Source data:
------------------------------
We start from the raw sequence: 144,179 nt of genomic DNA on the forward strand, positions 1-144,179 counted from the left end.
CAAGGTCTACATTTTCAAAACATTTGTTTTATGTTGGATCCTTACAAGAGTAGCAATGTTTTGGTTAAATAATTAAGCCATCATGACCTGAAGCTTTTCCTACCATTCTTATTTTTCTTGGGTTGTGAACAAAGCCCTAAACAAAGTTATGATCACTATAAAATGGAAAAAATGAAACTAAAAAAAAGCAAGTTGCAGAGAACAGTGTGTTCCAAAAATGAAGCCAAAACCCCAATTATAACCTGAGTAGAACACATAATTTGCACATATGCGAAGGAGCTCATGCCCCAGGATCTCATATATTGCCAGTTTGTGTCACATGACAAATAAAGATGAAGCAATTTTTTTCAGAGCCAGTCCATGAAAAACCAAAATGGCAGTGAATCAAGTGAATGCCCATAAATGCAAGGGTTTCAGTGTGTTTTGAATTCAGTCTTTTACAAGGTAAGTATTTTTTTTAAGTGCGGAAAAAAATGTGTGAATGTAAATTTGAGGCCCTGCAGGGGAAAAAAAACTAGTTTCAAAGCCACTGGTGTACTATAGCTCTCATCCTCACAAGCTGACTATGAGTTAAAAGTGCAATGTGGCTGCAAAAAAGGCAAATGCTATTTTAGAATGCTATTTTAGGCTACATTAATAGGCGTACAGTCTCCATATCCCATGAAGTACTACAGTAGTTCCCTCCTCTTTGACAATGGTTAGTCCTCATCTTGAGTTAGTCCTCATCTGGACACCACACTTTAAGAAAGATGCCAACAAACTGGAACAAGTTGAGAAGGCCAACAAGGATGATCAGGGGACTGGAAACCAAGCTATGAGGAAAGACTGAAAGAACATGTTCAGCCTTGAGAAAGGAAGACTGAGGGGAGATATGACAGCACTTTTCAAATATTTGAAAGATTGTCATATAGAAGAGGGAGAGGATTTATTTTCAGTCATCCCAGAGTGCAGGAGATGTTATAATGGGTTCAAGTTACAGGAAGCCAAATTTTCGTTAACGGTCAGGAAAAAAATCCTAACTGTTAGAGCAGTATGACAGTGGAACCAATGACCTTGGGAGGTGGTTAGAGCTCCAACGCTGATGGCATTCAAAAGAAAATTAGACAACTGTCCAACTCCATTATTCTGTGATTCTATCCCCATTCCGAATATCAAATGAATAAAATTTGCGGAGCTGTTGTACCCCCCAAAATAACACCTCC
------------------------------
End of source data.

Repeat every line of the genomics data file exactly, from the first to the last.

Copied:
We start from the raw sequence: 144,179 nt of genomic DNA on the forward strand, positions 1-144,179 counted from the left end.
CAAGGTCTACATTTTCAAAACATTTGTTTTATGTTGGATCCTTACAAGAGTAGCAATGTTTTGGTTAAATAATTAAGCCATCATGACCTGAAGCTTTTCCTACCATTCTTATTTTTCTTGGGTTGTGAACAAAGCCCTAAACAAAGTTATGATCACTATAAAATGGAAAAAATGAAACTAAAAAAAAGCAAGTTGCAGAGAACAGTGTGTTCCAAAAATGAAGCCAAAACCCCAATTATAACCTGAGTAGAACACATAATTTGCACATATGCGAAGGAGCTCATGCCCCAGGATCTCATATATTGCCAGTTTGTGTCACATGACAAATAAAGATGAAGCAATTTTTTTCAGAGCCAGTCCATGAAAAACCAAAATGGCAGTGAATCAAGTGAATGCCCATAAATGCAAGGGTTTCAGTGTGTTTTGAATTCAGTCTTTTACAAGGTAAGTATTTTTTTTAAGTGCGGAAAAAAATGTGTGAATGTAAATTTGAGGCCCTGCAGGGGAAAAAAAACTAGTTTCAAAGCCACTGGTGTACTATAGCTCTCATCCTCACAAGCTGACTATGAGTTAAAAGTGCAATGTGGCTGCAAAAAAGGCAAATGCTATTTTAGAATGCTATTTTAGGCTACATTAATAGGCGTACAGTCTCCATATCCCATGAAGTACTACAGTAGTTCCCTCCTCTTTGACAATGGTTAGTCCTCATCTTGAGTTAGTCCTCATCTGGACACCACACTTTAAGAAAGATGCCAACAAACTGGAACAAGTTGAGAAGGCCAACAAGGATGATCAGGGGACTGGAAACCAAGCTATGAGGAAAGACTGAAAGAACATGTTCAGCCTTGAGAAAGGAAGACTGAGGGGAGATATGACAGCACTTTTCAAATATTTGAAAGATTGTCATATAGAAGAGGGAGAGGATTTATTTTCAGTCATCCCAGAGTGCAGGAGATGTTATAATGGGTTCAAGTTACAGGAAGCCAAATTTTCGTTAACGGTCAGGAAAAAAATCCTAACTGTTAGAGCAGTATGACAGTGGAACCAATGACCTTGGGAGGTGGTTAGAGCTCCAACGCTGATGGCATTCAAAAGAAAATTAGACAACTGTCCAACTCCATTATTCTGTGATTCTATCCCCATTCCGAATATCAAATGAATAAAATTTGCGGAGCTGTTGTACCCCCCAAAATAACACCTCC